The Secret World of Arrietty (released in the US on February 17th), the latest from Hayao Miyazaki’s Studio Ghibli, captivated me completely, and has become one of my favorite of the many children’s book adaptations to appear in recent years.
This film is one of the most lushly beautiful and intricately rendered animated films I have ever seen. Each scene is saturated with color and creatively imagined details of what the whimsical world of a borrower might look like. The beauty of the natural world outside is meditatively lingered upon in many scenes as Arrietty explores the sun-dappled details of leaves and pebbles and water droplets. The human world, too, is seen in a whole new light: in one instance the kitchen looms like a canyon before Arrietty on her first foray into borrowing.
The sound design adds an unexpectedly rich dimension to the visual elements of the film. Minute noises are amplified in a way that imaginatively captures what the aural experience is like for little ears. The ticking of a clock, the hum of a refrigerator, or the night noises that drift in through an open window accost the listener in a way that they never may have before. Cécile Corbel’s surprising and delightful soundtrack adds yet another layer of intricacy to the film as it coordinates with the detailed sound design.
But how does it compare to the book?
Not following Mary Norton’s classic as closely as the 1992 TV version or diverging as much as the (still quirky and fun) 1997 version, The Secret World of Arrietty strikes a wonderful balance that maintains the heart of the original story while reimagining and thematically expanding upon the original 1952 book. The story is gracefully transposed into the present day, to a modern, subtly Japanese country house.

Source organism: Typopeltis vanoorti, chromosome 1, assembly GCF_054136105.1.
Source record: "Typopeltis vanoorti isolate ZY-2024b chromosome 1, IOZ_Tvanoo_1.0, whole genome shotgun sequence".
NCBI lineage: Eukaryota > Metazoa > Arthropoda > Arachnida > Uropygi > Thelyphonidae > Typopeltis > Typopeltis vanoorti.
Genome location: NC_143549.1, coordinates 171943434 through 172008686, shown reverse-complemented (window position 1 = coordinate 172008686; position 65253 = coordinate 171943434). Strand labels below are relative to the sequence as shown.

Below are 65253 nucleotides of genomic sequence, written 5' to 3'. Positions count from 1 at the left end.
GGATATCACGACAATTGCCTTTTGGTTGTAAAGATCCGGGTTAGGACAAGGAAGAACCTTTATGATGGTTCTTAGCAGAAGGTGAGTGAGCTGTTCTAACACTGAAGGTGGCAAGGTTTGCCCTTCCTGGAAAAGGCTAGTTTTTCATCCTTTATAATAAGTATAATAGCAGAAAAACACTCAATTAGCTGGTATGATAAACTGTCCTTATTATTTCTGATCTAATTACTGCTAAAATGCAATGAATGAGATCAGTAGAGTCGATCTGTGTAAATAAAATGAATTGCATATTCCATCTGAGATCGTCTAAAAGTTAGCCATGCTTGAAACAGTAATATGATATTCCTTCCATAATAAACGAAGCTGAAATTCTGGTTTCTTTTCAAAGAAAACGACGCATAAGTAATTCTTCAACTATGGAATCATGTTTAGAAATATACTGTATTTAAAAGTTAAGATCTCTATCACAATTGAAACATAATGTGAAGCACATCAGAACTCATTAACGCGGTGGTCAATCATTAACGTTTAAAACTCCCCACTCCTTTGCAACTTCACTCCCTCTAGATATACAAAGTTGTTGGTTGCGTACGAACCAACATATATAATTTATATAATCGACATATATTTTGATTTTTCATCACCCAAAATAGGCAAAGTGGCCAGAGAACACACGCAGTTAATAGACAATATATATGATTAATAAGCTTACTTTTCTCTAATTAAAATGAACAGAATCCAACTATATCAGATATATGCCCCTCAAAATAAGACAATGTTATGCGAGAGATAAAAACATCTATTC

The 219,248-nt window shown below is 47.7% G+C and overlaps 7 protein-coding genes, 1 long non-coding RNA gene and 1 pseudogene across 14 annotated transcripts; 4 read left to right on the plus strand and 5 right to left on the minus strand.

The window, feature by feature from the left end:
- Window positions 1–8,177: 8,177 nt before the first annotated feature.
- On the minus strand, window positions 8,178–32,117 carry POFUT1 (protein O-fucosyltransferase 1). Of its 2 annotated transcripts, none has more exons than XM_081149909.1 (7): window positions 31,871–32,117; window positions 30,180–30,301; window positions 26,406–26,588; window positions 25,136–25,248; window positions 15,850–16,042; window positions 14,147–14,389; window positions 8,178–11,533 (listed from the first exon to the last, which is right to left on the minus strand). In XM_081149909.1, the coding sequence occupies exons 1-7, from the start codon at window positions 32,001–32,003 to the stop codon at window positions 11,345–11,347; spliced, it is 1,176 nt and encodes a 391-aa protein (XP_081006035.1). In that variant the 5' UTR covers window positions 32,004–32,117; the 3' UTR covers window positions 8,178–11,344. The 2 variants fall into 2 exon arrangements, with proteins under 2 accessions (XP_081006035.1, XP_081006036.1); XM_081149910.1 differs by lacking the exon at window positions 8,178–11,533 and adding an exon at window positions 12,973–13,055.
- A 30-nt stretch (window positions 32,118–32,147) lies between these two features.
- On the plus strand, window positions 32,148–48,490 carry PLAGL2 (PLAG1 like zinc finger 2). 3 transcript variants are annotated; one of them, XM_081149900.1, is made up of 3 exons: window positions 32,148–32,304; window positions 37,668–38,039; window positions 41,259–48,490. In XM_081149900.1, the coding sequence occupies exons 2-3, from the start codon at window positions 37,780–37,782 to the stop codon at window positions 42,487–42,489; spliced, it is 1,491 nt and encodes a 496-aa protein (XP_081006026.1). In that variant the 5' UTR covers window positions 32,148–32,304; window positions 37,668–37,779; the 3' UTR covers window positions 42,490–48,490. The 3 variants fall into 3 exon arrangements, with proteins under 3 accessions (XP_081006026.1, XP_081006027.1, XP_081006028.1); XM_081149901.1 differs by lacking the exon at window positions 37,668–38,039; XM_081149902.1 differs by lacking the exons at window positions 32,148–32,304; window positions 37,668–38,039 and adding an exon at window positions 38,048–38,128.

Arrietty and Homily Clock remain much as they appear in the book, but in the new film, Arrietty’s father has a wonderfully quiet, fatherly gravitas that differs from his slightly more garrulous counterpart in the book. The boy’s character in Arrietty, too, differs and expands upon his character in the book. The Boy, Shawn, is a bit older and wiser than the nine-year-old character in the book. The film emphasizes and further develops the sickness that was only briefly mentioned in the book by making Shawn the lonely only child of busy parents, sent to the country to rest before he has a serious heart surgery. Shawn’s storyline adds a nuanced theme of mortality and loneliness that beautifully complements the scintillating delight for life and celebration of family closeness on Arrietty’s side of the story. His relationship with Arrietty comments upon the bittersweet but lasting joy of transient friendships.
This film in many ways transcends its subject matter. Through both the visual and aural elements, I was deliciously reminded of how fresh and enthralling the world was when I was discovering it for the first time as a child. Each scene is imbued with a childlike sense of wonder and discovery that speaks to the child in all of us. Arrietty is enchanting whether one has read the book or not, but I do hope that such a lovely adaptation will lead many (children and grown-ups alike) to discover—or rediscover—the beloved series.